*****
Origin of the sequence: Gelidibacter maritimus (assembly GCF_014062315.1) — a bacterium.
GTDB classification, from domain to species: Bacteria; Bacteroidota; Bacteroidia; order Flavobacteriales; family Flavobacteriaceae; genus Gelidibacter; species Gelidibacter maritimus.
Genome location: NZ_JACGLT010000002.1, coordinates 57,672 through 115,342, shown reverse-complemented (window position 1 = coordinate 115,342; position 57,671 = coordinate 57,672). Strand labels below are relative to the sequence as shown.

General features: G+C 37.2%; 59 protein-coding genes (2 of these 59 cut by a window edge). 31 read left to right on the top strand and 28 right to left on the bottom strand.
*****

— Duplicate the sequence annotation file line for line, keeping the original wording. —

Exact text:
Origin of the sequence: Gelidibacter maritimus (assembly GCF_014062315.1) — a bacterium.
GTDB classification, from domain to species: Bacteria; Bacteroidota; Bacteroidia; order Flavobacteriales; family Flavobacteriaceae; genus Gelidibacter; species Gelidibacter maritimus.
Genome location: NZ_JACGLT010000002.1, coordinates 57,672 through 115,342, shown reverse-complemented (window position 1 = coordinate 115,342; position 57,671 = coordinate 57,672). Strand labels below are relative to the sequence as shown.

General features: G+C 37.2%; 59 protein-coding genes (2 of these 59 cut by a window edge). 31 read left to right on the top strand and 28 right to left on the bottom strand.